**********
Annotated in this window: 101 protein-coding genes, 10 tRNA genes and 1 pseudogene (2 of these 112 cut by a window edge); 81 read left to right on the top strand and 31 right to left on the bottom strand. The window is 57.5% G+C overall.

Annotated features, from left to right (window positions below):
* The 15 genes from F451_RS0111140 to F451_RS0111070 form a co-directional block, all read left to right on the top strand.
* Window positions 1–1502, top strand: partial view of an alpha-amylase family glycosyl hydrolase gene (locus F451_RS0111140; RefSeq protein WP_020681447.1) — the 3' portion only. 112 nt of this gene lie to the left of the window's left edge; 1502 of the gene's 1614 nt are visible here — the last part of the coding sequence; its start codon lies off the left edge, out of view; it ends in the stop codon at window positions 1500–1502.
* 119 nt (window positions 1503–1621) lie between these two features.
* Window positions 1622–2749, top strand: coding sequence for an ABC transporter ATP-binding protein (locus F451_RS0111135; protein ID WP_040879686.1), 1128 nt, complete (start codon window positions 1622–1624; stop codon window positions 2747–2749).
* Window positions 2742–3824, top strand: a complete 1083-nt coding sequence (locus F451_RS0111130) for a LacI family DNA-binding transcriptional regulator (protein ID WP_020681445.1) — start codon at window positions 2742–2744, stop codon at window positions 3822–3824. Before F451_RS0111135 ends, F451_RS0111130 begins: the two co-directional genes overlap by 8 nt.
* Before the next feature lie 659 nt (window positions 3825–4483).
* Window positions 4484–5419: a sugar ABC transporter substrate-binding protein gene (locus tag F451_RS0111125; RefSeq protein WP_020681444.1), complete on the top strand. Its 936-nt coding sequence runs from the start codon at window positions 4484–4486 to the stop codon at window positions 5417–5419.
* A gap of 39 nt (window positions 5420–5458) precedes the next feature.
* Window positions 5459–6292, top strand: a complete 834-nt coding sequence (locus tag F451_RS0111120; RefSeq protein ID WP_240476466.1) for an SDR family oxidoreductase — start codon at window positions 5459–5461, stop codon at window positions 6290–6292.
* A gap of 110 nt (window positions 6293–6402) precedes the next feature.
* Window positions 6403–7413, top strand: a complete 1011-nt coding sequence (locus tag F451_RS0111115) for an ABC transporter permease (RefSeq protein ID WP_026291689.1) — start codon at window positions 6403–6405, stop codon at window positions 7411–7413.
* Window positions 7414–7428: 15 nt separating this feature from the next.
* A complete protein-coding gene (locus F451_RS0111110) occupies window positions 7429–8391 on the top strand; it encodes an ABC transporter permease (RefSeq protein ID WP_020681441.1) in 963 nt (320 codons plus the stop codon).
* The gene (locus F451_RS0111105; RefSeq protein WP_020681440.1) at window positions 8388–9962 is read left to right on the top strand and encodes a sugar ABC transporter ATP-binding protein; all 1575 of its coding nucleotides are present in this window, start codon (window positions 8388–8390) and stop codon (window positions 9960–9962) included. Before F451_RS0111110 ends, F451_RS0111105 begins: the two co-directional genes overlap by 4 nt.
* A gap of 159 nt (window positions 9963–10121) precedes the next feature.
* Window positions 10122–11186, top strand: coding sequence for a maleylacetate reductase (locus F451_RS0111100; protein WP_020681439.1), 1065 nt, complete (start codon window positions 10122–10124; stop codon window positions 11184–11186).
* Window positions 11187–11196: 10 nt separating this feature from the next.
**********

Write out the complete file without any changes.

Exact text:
Annotated in this window: 101 protein-coding genes, 10 tRNA genes and 1 pseudogene (2 of these 112 cut by a window edge); 81 read left to right on the top strand and 31 right to left on the bottom strand. The window is 57.5% G+C overall.

Annotated features, from left to right (window positions below):
* The 15 genes from F451_RS0111140 to F451_RS0111070 form a co-directional block, all read left to right on the top strand.
* Window positions 1–1502, top strand: partial view of an alpha-amylase family glycosyl hydrolase gene (locus F451_RS0111140; RefSeq protein WP_020681447.1) — the 3' portion only. 112 nt of this gene lie to the left of the window's left edge; 1502 of the gene's 1614 nt are visible here — the last part of the coding sequence; its start codon lies off the left edge, out of view; it ends in the stop codon at window positions 1500–1502.
* 119 nt (window positions 1503–1621) lie between these two features.
* Window positions 1622–2749, top strand: coding sequence for an ABC transporter ATP-binding protein (locus F451_RS0111135; protein ID WP_040879686.1), 1128 nt, complete (start codon window positions 1622–1624; stop codon window positions 2747–2749).
* Window positions 2742–3824, top strand: a complete 1083-nt coding sequence (locus F451_RS0111130) for a LacI family DNA-binding transcriptional regulator (protein ID WP_020681445.1) — start codon at window positions 2742–2744, stop codon at window positions 3822–3824. Before F451_RS0111135 ends, F451_RS0111130 begins: the two co-directional genes overlap by 8 nt.
* Before the next feature lie 659 nt (window positions 3825–4483).
* Window positions 4484–5419: a sugar ABC transporter substrate-binding protein gene (locus tag F451_RS0111125; RefSeq protein WP_020681444.1), complete on the top strand. Its 936-nt coding sequence runs from the start codon at window positions 4484–4486 to the stop codon at window positions 5417–5419.
* A gap of 39 nt (window positions 5420–5458) precedes the next feature.
* Window positions 5459–6292, top strand: a complete 834-nt coding sequence (locus tag F451_RS0111120; RefSeq protein ID WP_240476466.1) for an SDR family oxidoreductase — start codon at window positions 5459–5461, stop codon at window positions 6290–6292.
* A gap of 110 nt (window positions 6293–6402) precedes the next feature.
* Window positions 6403–7413, top strand: a complete 1011-nt coding sequence (locus tag F451_RS0111115) for an ABC transporter permease (RefSeq protein ID WP_026291689.1) — start codon at window positions 6403–6405, stop codon at window positions 7411–7413.
* Window positions 7414–7428: 15 nt separating this feature from the next.
* A complete protein-coding gene (locus F451_RS0111110) occupies window positions 7429–8391 on the top strand; it encodes an ABC transporter permease (RefSeq protein ID WP_020681441.1) in 963 nt (320 codons plus the stop codon).
* The gene (locus F451_RS0111105; RefSeq protein WP_020681440.1) at window positions 8388–9962 is read left to right on the top strand and encodes a sugar ABC transporter ATP-binding protein; all 1575 of its coding nucleotides are present in this window, start codon (window positions 8388–8390) and stop codon (window positions 9960–9962) included. Before F451_RS0111110 ends, F451_RS0111105 begins: the two co-directional genes overlap by 4 nt.
* A gap of 159 nt (window positions 9963–10121) precedes the next feature.
* Window positions 10122–11186, top strand: coding sequence for a maleylacetate reductase (locus F451_RS0111100; protein WP_020681439.1), 1065 nt, complete (start codon window positions 10122–10124; stop codon window positions 11184–11186).
* Window positions 11187–11196: 10 nt separating this feature from the next.